At the beginning, the unions were involved in the different commissions. At some point, when we started to play our role and challenge the decisions, the authorities accused us of claiming for ourselves the State’s responsibilities. The government did everything they could to take the unions out of the commissions. As a result, we are now limited to simple observers without any means to influence or change the decisions. (Education International, 2015, p. 31)
In the UK, the academies have also increased segregation and undermined the equality effects of schools. Many of the very effective reforms of the Parliament, supported by all parties, in 1947, have disappeared or been undermined. These newer reforms have made parents angry not only for quality reasons, but also because they do not like to see their children suffer. EI member organisations in the UK report that there is important support for reform of the reforms in all parties and that they are in a better position to be listened to rather than ignored than they have been under successive governments, regardless of party, for many decades.
There have also been major teacher union reactions and actions to diminishing respect for the teaching profession in the Netherlands and in Italy and in Portugal and other countries in Europe. There is strong opposition to privatisation in countries in both Anglophone and francophone Africa, in both Central and South America and in the Philippines, Korea, and other Asian countries.
The formation of Education International more than a quarter century ago symbolised the interdependence of teacher trade unionism and the teaching profession. There are no artificial barriers left between professional organisations and trade unions. However, the experience of this quarter century developed and solidified a combined, organically unified struggle. It is a struggle for teachers, but also for students, for parents, and for healthy, happy, and democratic societies. And, more than ever before, teacher unions recognise that trade unionism does not stop at the water’s edge. It is a global struggle. Ideas, including bad ones, spread rapidly and the profession must respond globally as well as regionally and nationally.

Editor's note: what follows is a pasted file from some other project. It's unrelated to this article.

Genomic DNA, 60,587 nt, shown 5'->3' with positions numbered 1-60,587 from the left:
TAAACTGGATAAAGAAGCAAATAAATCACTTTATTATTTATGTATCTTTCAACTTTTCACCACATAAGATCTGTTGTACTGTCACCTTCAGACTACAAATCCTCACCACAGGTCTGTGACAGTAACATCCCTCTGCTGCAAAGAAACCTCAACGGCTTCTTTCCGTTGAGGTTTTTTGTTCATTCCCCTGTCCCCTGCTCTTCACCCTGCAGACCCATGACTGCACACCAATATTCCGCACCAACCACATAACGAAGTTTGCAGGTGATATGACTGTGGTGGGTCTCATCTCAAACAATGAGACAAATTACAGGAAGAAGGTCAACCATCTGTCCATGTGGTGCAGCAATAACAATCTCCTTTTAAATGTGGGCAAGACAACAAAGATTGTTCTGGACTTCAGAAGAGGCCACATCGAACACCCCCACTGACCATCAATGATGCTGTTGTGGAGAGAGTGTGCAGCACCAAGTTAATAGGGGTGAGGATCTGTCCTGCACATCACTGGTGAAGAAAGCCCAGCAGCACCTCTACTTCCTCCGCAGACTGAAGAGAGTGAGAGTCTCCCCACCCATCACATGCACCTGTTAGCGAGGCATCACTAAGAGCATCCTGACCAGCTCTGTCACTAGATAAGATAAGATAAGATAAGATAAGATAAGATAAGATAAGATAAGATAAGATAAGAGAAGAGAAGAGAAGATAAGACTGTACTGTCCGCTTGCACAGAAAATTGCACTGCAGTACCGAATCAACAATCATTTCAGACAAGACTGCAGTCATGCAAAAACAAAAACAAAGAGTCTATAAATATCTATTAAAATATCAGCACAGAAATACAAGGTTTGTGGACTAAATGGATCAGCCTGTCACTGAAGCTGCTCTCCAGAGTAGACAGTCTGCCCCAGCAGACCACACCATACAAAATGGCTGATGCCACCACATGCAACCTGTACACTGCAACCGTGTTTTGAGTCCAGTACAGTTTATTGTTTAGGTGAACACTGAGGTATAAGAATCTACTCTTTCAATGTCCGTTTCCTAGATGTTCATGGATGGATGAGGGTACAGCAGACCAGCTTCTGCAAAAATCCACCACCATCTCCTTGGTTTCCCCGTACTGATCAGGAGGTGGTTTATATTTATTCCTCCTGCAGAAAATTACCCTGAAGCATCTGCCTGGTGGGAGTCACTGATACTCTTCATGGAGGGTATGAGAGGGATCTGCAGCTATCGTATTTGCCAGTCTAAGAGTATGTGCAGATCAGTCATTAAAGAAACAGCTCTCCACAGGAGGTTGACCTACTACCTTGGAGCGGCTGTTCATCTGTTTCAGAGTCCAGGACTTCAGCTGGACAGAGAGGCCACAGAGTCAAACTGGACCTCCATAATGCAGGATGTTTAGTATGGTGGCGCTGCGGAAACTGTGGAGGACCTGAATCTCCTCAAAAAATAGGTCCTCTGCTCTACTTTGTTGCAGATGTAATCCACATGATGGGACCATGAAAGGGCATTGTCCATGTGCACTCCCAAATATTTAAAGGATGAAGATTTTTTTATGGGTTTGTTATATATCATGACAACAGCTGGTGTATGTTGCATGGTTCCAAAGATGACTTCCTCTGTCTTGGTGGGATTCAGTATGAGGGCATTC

Camus, A. (1996). The first man (D. Hapgood, Trans.). New York, NY: Vintage Books.
Dewey, J. (1902). The educational situation. Retrieved from http://archive.org/details/educationalsitu00dewegoog
Education International. (2015). Teachers assessing Education for All: Perspectives from the classroom (p. 63). Retrieved from Education International website: http://download.ei-ie.org/Docs/WebDepot/EI_EFA_Assessment_2015.pdf
Education International. (2018, October 10). Education International raises professional issues with global experts [News]. Retrieved 3 September 2019, from Education International website: https://ei-ie.org/en/detail/16021/education-international-raises-professional-issues-with-global-experts
Gablinske, P. (2014). A case study of student and teacher relationships and the effect on student learning (Doctoral dissertation, University of Rhode Island). https://doi.org/10.28971/212014GP102
Hieronymi, P. (2012, August 13). Don’t confuse technology with college teaching. The Chronicle of Higher Education. Retrieved from https://www.chronicle.com/article/Dont-Confuse-Technology-With/133551
National Education Union. (2018, April 3). NEU survey shows workload causing 80% of teachers to consider leaving the profession [Press Release]. Retrieved 2 September 2019, from NEU website: https://neu.org.uk/press-releases/neu-survey-shows-workload-causing-80-teachers-consider-leaving-profession
National Education Union. (2019, January 24). Tackling stress. Retrieved 4 September 2019, from NEU website: https://neu.org.uk/advice/tackling-stress
OECD. (2015). Do teacher-student relations affect students’ well-being at school? (PISA in Focus No. 50; p. 4). https://doi.org/10.1787/5js391zxjjf1-en
Renkl, M. (2019, May 31). Let’s hear it for the average child. The New York Times. Retrieved from https://www.nytimes.com/2019/05/31/opinion/average-child.html
Symeonidis, V. (2015). The status of teachers and the teaching profession: A study of education unions’ perspectives (p. 103). Retrieved from Education International website: https://download.ei-ie.org/Docs/WebDepot/The%20Status%20of%20Teachers%20and%20the%20Teaching%20Profession.pdf
U.N. International Covenant on Economic, Social and Cultural Rights art. 13, para. 1
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- The dissertation by Gablinske (2014) includes an extensive literature review that summarise and link studies showing the benefits of the emotional, personal links between teachers and students in several areas. ↵